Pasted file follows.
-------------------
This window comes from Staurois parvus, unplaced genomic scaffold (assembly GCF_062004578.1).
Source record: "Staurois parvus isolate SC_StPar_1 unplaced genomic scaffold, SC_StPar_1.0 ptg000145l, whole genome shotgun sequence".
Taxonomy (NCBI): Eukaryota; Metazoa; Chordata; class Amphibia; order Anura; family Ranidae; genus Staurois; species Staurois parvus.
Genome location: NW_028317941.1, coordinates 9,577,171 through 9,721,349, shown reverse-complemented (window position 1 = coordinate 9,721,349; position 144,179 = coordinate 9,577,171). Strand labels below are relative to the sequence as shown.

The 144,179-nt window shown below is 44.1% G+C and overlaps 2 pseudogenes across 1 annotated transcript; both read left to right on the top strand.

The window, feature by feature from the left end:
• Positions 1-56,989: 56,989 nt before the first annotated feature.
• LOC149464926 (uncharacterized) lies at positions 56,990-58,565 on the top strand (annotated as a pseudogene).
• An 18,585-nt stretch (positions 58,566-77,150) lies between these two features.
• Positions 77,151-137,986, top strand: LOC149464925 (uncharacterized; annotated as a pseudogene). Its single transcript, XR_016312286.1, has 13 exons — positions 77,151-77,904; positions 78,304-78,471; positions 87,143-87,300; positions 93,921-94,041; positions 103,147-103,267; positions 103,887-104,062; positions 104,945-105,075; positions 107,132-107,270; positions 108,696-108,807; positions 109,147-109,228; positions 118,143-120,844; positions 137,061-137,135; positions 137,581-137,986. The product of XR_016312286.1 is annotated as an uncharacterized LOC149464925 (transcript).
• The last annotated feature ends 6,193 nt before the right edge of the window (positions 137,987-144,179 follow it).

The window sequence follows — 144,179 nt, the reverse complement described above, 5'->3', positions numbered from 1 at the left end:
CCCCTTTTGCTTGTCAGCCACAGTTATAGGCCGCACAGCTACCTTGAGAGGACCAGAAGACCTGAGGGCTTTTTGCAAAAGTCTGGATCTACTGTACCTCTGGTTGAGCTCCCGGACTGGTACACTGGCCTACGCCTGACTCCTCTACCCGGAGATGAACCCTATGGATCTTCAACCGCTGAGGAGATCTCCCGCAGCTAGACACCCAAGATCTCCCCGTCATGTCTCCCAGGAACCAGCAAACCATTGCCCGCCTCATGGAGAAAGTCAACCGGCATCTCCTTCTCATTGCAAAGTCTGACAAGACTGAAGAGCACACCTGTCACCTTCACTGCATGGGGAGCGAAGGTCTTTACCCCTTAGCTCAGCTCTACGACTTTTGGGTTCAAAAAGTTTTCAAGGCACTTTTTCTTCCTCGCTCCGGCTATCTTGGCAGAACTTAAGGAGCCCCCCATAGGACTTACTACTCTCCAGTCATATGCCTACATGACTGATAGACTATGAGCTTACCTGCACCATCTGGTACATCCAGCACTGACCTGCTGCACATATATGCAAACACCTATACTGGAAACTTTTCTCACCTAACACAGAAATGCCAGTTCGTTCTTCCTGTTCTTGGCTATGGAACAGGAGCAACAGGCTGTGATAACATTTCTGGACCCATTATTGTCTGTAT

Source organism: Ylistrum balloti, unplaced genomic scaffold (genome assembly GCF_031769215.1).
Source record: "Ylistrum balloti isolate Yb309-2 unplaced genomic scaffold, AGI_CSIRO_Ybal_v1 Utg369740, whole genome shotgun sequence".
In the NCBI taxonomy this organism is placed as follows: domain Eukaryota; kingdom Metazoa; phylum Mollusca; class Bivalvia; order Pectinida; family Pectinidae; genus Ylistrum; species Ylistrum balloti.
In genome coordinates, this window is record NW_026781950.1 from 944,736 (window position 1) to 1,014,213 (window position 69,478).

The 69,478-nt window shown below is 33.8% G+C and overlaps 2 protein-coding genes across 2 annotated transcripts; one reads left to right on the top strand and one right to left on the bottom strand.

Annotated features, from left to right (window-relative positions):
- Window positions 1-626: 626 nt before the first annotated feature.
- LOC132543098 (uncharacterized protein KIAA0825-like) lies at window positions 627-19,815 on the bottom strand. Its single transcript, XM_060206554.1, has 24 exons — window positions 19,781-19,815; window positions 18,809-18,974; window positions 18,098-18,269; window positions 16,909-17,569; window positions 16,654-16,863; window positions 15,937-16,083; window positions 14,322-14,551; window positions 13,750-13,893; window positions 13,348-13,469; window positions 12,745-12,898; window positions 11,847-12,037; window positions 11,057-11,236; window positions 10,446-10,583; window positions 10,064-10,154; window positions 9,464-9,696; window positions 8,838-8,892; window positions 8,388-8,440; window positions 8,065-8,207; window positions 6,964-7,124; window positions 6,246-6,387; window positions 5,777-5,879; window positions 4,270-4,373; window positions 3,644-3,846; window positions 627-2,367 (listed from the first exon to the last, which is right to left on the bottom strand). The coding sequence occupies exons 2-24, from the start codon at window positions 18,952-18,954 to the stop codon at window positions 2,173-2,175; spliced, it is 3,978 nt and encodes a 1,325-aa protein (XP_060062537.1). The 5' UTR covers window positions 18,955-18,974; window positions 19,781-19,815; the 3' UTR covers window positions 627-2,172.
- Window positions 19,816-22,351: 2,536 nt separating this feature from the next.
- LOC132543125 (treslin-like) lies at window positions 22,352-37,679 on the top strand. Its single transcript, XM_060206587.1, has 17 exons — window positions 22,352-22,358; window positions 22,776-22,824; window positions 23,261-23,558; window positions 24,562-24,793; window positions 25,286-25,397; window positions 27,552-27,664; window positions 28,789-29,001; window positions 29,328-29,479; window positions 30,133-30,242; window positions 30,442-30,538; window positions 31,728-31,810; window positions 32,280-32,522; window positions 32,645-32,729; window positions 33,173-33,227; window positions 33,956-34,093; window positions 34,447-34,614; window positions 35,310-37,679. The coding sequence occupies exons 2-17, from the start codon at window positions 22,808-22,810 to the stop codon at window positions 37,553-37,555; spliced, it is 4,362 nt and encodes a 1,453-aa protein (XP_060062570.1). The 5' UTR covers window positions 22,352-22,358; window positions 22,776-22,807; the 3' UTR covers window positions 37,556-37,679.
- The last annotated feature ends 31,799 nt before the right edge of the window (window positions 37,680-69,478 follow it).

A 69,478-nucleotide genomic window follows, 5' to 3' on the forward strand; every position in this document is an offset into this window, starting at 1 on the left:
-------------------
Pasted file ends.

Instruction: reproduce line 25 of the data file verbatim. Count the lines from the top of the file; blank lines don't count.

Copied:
A 69,478-nucleotide genomic window follows, 5' to 3' on the forward strand; every position in this document is an offset into this window, starting at 1 on the left: